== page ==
RNP participates in public hearing of the Senate Science and Technology Committee

- 07/12/2023

On 12/6, RNP general director Nelson Simões represented the organization at the public hearing on school connectivity held by the Science and Technology Commission of the Federal Senate. The coordination of efforts to universalize internet access for young students was presented to senators by the Ministries of Education (MEC), Communications (MCom), National Telecommunications Agency (Anatel), School Connectivity Administrative Entity (Eace) and the Federal Court of Accounts (TCU), in addition to the National Education and Research Network (RNP). 
At the hearing, RNP responded to parliamentarians' questions, such as the public promotion of the 2021-2030 Management Contract not receiving resources from the 5G Notice; the lack of relationships with satellite telecommunications companies; and the execution of social, institutional and public external controls (TCU) as a federal Social Organization for Science, Technology and Innovation.

On the occasion, the general director spoke about RNP's role in developing new ways of doing things. "RNP's role in basic education is to formulate models, technical references and good practices to incorporate technology into education in an inclusive and efficient way." As examples, he cited the Internet Brasil project, in which RNP developed a proof of concept for the use of configurable mobile broadband, which benefited 10,518 students distributed across 41 schools; The Conexão das Escolas, which has already delivered better internet to more than 2 thousand schools in difficult-to-access regions; and the pilot project of the Connected Education Innovation Policy (PIEC), which built secure and scalable external and internal networks (wi-fi) for 523 schools in 11 cities in the North and Northeast. 
For him, “the country, for the first time, is in an advantageous position to connect all its schools. We have infrastructure and resources to connect schools. It is a great challenge, but an even greater effort is the coordination that the MEC is making with ENEC”. The National Strategy for Connected Schools (ENEC) is a public education policy that brings together all ongoing initiatives and programs with the aim of universalizing significant connectivity in educational institutions by 2026, promoting access to quality internet in more than 138 thousand basic education schools in the country.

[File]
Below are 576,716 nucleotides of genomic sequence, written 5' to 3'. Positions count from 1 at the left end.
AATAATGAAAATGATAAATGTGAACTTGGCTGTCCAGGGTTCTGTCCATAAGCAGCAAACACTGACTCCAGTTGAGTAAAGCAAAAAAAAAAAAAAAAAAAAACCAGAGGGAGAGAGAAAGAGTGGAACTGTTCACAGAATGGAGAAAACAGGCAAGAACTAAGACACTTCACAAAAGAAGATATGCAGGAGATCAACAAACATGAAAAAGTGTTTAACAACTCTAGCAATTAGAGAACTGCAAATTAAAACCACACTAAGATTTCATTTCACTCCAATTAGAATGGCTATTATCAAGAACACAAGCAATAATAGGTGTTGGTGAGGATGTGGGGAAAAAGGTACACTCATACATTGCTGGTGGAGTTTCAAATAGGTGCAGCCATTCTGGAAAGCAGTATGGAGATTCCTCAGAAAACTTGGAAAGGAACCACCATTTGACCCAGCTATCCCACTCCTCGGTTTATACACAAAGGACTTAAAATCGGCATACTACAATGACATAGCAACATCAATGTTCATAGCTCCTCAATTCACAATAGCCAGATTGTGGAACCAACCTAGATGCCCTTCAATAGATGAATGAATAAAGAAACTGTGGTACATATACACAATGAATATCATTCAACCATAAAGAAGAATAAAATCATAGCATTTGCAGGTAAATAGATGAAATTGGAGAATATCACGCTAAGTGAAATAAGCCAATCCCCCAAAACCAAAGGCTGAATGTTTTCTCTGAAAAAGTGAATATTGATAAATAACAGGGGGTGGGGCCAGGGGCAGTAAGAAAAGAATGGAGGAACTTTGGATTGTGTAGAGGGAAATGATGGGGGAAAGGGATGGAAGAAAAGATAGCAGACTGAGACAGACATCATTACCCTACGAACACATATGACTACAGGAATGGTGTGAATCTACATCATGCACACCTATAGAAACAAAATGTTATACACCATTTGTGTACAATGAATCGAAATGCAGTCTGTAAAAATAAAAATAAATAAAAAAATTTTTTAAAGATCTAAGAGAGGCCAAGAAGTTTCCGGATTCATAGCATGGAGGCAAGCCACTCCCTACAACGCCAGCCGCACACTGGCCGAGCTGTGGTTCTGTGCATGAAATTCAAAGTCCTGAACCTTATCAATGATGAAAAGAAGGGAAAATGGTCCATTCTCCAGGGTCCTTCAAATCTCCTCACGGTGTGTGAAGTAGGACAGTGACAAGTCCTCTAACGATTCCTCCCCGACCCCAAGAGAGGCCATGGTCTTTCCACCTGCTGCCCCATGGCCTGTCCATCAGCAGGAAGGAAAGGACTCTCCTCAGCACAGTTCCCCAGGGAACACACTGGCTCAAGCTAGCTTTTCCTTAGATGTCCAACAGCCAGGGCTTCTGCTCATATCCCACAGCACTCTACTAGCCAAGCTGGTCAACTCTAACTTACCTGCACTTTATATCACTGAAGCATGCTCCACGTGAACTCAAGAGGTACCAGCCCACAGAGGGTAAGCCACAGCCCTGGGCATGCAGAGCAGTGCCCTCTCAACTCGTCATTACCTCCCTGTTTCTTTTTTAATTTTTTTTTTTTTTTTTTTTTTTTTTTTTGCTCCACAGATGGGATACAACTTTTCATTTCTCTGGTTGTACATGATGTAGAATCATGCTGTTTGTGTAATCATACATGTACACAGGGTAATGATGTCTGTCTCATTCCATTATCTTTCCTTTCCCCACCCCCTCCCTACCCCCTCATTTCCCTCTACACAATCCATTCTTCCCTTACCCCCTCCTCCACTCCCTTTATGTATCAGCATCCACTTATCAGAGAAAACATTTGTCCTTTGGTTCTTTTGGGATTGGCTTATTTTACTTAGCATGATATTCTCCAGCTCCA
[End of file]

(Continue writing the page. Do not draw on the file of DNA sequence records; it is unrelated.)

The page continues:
At the Commission, the MEC coordinator, Ana Úngari, presented the ministry's vision for school connectivity. “We want to educate with technology for inclusion and digital citizenship. And it is our concern to coordinate resources and initiatives from the Federal Government regarding the universalization of connectivity in our schools. Therefore, we need to define national connectivity parameters for pedagogical use,” she said.  
To meet this challenge, the MEC composed and coordinates the ENEC Executive Committee, together with the MCom and the Civil House of the Presidency of the Republic, with representation from the ministries of Science, Technology and Innovation and Mines and Energy; the National Telecommunications Agency (Anatel); the National Education Development Fund (FNDE); from Telebras; the National Bank for Economic and Social Development (BNDES); and RNP. “These partners have supported public policies for quality internet access by setting goals for the objectives of Escolas Conectadas and defining and making public technical connectivity parameters”, confirmed Ana. 
Part of ENEC, MCom highlighted that the department's role is to make the telecommunications sector's contribution to school connectivity, through programs such as WiFi Brasil, which currently serves around 13,000 schools via Telebras' Geostationary Defense and Strategic Communications Satellite (SGDC), and the connection of schools with terrestrial infrastructure with the support of regional providers, in projects coordinated by RNP. 
“Also with the restructuring of FUST (Fund for Universalization of Telecommunications Services), we were able to coordinate initiatives in which private companies, instead of collecting taxes, can implement infrastructure projects that contribute to bringing good quality connections to more places. In this sense, we have led initiatives, including the standardization of technical criteria”, added the director of MCom, Pedro Lucas Araújo. 
The initiative with resources from the 5G Notice 
The director of Anatel, Vicente Aquino, contextualized the development of the Cost Monitoring Group for School Connectivity Projects (Gape) based on the 5G Notice (Tender Notice nº 1/2021-SOR/SPR/CD-ANATEL). Gape aims to carry out connectivity projects for public basic education schools, with the quality and speed necessary for pedagogical use. 
Based on criteria established by Gape, Eace was created, a company responsible for bringing internal and external internet infrastructure to public schools, enabling the arrival of a network of the quality and speed necessary for use in teaching activities. 
“We started by providing the internet and ended the process with training, digital literacy, for teachers. In two months, the school is covered. Contracting takes place through an RFP (request for proposals) and the best technical proposal and price are chosen. It is worth mentioning that, despite the invitation, Eace did not receive any proposal from Telebras for our pilot (which served 177 schools in the five regions of the country). Furthermore, the SGDC (Geostationary Defense and Strategic Communications Satellite) does not meet the minimum speed for educational activities in schools”, explained the president to Eace, Paula Martins. 

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